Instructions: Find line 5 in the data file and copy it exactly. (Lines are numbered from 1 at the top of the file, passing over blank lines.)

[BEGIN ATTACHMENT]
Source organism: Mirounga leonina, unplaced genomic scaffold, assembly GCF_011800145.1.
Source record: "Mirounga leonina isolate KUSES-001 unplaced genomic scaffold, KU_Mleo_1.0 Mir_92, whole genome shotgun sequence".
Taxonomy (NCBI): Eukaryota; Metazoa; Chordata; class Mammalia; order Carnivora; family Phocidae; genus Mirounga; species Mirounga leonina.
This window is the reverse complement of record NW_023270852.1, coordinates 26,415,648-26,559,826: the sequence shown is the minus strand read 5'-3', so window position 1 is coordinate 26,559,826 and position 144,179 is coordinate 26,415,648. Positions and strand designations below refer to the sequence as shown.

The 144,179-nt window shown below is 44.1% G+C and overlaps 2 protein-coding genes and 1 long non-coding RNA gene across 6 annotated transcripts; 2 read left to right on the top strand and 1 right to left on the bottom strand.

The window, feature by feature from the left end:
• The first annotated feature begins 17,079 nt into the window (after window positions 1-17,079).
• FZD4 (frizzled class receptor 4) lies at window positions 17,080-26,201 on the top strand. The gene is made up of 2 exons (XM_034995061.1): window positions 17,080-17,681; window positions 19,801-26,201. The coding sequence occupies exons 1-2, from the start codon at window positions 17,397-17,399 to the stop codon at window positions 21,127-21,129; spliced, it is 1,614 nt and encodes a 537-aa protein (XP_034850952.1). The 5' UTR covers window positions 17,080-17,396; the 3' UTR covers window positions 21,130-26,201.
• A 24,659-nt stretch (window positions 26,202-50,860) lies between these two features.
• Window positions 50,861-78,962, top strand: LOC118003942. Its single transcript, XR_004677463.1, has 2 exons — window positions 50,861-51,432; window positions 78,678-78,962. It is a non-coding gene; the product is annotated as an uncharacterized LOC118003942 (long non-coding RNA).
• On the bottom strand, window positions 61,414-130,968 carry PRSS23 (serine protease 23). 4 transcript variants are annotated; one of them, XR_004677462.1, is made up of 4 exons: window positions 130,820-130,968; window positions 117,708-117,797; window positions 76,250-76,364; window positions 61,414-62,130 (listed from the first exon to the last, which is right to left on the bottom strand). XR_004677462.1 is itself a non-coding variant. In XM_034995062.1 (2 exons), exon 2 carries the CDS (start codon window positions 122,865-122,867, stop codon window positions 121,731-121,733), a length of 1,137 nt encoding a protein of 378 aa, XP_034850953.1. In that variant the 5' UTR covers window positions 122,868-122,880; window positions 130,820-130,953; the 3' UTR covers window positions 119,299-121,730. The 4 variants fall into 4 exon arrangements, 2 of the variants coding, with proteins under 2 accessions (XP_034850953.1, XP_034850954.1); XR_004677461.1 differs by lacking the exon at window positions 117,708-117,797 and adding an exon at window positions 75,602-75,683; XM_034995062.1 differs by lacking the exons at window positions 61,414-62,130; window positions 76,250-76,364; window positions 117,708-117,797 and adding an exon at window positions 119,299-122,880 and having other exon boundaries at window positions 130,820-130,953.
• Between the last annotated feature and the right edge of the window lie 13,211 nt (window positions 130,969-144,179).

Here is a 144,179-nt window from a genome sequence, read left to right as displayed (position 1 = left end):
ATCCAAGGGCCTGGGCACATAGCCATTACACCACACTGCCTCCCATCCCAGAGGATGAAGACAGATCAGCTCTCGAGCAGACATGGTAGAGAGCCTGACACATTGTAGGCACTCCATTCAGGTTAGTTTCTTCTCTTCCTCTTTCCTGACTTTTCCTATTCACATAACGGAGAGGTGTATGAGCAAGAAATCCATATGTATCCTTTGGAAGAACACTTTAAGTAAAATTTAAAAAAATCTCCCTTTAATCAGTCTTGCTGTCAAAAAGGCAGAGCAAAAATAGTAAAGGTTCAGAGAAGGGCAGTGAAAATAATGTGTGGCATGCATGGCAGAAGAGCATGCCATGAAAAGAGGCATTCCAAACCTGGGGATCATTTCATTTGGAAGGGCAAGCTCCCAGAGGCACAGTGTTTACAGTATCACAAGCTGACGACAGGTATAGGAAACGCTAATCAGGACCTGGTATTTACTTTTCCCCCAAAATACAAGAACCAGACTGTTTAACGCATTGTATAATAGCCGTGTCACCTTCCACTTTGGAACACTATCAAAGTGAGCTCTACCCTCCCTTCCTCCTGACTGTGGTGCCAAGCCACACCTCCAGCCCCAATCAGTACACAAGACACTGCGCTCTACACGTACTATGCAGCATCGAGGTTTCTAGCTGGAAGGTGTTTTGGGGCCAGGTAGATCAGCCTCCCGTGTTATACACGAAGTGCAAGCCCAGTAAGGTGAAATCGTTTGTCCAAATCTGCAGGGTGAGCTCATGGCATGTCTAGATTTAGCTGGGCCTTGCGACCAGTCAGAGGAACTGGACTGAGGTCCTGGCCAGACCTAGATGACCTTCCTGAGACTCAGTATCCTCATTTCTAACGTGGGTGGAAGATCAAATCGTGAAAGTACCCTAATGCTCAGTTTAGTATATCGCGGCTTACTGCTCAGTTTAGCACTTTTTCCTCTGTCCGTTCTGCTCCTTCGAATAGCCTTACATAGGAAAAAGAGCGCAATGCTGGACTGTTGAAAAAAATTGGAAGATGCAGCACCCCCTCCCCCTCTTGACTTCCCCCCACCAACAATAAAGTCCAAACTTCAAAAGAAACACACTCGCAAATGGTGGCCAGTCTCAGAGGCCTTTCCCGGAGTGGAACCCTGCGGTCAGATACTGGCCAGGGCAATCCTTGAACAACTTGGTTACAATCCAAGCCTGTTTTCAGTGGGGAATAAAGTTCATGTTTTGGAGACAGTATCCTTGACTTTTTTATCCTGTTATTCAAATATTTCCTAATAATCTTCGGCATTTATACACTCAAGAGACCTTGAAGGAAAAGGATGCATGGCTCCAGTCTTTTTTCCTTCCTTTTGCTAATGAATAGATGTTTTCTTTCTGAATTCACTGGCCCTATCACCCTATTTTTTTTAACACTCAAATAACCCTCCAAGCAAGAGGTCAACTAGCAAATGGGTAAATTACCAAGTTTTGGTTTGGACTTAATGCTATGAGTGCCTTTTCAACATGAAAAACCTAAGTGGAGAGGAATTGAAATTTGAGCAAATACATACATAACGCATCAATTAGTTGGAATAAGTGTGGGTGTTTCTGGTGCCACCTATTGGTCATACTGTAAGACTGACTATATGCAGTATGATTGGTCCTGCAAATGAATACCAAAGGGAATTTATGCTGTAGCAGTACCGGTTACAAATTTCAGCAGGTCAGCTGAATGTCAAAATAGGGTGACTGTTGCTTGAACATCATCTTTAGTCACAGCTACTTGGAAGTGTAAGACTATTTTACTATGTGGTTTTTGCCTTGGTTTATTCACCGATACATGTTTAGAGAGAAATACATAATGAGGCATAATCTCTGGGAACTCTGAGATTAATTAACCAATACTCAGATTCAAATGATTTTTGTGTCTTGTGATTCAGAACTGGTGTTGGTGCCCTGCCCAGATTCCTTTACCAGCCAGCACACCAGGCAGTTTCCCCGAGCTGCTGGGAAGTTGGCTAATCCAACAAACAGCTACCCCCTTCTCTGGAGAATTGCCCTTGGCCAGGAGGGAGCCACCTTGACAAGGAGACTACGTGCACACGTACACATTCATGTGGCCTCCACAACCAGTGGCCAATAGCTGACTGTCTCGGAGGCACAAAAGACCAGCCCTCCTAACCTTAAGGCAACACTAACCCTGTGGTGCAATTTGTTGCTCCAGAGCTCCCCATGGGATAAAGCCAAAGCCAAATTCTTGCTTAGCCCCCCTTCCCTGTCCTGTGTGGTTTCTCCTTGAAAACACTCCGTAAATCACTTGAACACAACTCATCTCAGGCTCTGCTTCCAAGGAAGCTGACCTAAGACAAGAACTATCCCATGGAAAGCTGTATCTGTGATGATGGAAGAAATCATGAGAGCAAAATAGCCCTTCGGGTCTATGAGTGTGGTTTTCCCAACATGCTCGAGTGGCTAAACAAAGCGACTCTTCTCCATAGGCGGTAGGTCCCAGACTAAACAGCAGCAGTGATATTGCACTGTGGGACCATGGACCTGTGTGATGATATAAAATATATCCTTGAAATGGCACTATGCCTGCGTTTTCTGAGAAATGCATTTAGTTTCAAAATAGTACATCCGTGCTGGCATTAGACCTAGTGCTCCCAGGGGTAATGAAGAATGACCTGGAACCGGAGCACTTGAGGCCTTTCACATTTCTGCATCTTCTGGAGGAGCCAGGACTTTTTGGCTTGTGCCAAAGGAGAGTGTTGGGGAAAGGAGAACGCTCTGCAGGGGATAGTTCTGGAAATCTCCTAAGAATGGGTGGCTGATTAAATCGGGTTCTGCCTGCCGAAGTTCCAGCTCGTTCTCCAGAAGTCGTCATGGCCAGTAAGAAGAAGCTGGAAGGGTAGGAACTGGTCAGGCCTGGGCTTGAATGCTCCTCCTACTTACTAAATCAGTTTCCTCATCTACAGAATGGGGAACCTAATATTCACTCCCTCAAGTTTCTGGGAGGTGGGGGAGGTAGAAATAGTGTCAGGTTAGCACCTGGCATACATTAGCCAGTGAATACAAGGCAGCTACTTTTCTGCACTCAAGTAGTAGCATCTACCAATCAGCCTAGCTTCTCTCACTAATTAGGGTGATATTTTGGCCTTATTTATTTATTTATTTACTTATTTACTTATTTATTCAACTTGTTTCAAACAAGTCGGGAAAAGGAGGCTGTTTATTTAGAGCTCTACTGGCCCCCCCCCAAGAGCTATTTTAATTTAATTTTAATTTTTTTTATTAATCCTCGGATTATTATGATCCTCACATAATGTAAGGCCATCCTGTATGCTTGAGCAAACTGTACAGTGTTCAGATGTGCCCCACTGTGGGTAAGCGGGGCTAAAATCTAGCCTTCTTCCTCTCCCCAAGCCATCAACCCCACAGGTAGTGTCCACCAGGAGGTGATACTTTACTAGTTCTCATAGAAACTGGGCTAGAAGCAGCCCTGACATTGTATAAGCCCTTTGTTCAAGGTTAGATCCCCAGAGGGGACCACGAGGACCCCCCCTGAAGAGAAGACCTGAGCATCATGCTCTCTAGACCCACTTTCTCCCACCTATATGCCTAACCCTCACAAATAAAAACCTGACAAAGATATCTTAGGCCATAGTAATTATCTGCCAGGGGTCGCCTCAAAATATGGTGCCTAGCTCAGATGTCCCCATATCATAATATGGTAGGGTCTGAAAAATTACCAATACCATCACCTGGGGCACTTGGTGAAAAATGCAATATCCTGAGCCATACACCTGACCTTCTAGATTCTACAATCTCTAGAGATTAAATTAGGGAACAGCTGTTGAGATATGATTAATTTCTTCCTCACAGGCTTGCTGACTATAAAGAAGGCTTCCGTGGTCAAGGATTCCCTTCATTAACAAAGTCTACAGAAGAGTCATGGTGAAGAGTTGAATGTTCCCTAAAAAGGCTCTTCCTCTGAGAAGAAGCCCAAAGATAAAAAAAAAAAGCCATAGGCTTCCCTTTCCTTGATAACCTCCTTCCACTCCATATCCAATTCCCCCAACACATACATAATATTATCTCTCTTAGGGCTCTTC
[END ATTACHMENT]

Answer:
The 144,179-nt window shown below is 44.1% G+C and overlaps 2 protein-coding genes and 1 long non-coding RNA gene across 6 annotated transcripts; 2 read left to right on the top strand and 1 right to left on the bottom strand.